Re: [OPE-L] 'primitive' or 'original', etc.

From: michael a. lebowitz (mlebowit@SFU.CA)
Date: Sun Sep 10 2006 - 16:39:38 EDT

At 12:45 10/09/2006, jerry wrote:
>  One consequence of  Marx's inability to write the proposed
>book on The State in the 6-book-plan is that it  reinforced an unfortunate
>tendency among Marxists to downplay the theoretical and historical role of
>the state within the cmp.  This has had unfortunate political consequences
>as well, including an unnecessarily wide divide among (most) anarchists
>and (most) Marxists.  Yet another consequence of the "one-sided Marxism"
>which Mike L subjected to critique in his book _Beyond Capital_: we must
>go "beyond capital"   not only to consider the subject (capitalism, not
>merely  capital) from  the standpoint of wage-labor but also to
>systematically consider the role of the state,  trade, and the world
>market.  Maybe Mike is
>going to write the sequels?  Probably not -- he's already got a full plate,
>a hectic schedule, and other commitments.

True, the plate is overflowing. Actually, I did take a bit of a shot
at this in the following: 'Situating the Capitalist State,' published
in Antonio Callari et al, Marxism in the Post-Modern Age: Confronting
the New World Order (New York: Guilford Publishers, 1995). A slightly
revised version will appear in my Following Marx: the method of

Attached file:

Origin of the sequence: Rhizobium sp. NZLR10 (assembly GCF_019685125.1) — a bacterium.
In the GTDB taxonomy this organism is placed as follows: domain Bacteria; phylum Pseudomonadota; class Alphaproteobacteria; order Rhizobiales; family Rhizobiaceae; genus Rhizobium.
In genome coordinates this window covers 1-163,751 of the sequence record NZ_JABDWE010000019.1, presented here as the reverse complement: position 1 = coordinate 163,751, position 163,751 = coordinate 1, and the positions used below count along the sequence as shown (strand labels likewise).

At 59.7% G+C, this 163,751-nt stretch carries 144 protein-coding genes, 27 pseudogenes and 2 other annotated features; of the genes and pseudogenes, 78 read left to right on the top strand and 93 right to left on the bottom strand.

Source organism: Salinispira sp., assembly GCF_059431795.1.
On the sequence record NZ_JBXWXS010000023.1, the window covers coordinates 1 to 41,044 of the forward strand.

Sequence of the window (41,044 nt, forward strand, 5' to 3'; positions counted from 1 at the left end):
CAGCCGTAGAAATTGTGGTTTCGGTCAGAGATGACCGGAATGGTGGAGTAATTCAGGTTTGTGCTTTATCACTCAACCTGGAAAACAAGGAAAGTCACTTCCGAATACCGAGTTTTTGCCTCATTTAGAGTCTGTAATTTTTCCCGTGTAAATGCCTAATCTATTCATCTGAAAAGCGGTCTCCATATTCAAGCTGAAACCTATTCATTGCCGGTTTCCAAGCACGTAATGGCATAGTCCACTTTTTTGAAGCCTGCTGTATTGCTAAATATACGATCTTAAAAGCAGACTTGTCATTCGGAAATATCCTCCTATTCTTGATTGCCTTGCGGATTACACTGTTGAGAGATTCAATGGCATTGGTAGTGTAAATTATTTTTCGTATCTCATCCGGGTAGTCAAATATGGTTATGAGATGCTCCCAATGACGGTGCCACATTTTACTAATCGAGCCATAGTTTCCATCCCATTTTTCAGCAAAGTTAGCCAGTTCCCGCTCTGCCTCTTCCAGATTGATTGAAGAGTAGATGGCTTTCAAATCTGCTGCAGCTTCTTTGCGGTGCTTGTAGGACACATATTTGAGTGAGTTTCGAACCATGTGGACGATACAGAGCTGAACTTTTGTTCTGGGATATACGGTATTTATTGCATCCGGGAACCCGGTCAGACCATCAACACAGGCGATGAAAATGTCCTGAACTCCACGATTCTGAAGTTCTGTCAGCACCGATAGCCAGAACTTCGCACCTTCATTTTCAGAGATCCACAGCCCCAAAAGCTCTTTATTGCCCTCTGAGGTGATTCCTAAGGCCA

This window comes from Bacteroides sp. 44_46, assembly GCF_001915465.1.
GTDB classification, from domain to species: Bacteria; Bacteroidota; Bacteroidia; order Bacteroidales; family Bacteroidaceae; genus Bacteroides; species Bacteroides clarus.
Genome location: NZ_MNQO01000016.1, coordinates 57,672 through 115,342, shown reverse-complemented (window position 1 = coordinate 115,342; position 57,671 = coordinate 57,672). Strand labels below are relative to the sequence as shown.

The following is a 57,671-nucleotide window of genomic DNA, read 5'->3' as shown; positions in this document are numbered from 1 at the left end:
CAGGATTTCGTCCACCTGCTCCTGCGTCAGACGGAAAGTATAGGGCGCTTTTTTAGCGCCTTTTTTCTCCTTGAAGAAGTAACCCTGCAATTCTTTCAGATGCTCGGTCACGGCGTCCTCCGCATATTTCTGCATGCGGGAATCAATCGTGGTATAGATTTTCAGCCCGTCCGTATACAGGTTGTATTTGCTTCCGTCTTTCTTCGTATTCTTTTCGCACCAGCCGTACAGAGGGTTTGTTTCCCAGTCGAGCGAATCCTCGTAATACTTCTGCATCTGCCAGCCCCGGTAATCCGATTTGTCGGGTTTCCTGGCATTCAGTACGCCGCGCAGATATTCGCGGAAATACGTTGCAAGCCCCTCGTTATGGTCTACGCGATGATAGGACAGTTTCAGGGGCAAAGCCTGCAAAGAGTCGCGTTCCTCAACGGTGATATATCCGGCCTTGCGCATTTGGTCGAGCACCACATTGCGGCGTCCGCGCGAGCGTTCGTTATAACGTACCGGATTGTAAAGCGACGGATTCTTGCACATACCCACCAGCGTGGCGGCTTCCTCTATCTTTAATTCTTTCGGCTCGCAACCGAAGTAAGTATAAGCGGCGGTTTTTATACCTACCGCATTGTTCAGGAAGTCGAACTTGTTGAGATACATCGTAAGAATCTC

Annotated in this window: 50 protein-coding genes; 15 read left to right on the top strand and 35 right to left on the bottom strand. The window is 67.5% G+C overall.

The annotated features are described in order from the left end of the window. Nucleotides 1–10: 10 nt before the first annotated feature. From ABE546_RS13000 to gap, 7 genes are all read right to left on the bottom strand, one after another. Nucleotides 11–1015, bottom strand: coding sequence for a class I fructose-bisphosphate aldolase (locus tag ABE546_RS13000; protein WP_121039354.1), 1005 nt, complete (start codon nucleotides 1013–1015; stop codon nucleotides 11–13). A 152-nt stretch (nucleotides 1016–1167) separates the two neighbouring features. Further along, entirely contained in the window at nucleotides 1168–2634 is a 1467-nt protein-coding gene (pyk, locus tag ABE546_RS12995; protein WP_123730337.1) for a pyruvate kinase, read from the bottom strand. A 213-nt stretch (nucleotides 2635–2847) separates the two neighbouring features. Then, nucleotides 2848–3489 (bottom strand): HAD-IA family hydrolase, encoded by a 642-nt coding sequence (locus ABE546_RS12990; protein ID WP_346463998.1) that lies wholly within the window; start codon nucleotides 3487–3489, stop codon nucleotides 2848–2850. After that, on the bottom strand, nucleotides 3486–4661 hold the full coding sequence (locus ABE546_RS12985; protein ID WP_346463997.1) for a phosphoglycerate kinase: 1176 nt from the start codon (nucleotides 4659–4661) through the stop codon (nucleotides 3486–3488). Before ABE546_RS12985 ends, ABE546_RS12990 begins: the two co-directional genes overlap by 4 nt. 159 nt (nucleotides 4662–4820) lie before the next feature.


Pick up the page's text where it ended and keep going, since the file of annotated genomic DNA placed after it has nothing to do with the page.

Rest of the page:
political economy (Brill, 2007). The main focus is to look at the
concept of the capitalist state once we incorporate the side of
workers struggling for themselves and attempting to use the state as
their own agency. I noted, though: 'By the same logic, the concept of
the state itself as initially developed in Book IV must be
incomplete. The full and adequate development of the concept of the
capitalist state occurs only when the state is considered in the
context of the world market (the subject matter of the concluding
book) 'in which production is posited as a totality together with all
its moments' (Marx, 1973: 264, 273). I.e., the aspect that the state
takes on in the context of competing national capitals and
nation-states is essential to understanding the capitalist state.'

         un abrazo revolucionario,
Michael A. Lebowitz
Professor Emeritus
Economics Department
Simon Fraser University
Burnaby, B.C., Canada V5A 1S6

Currently based in Venezuela. Can be reached at
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(58-212) 573-4111
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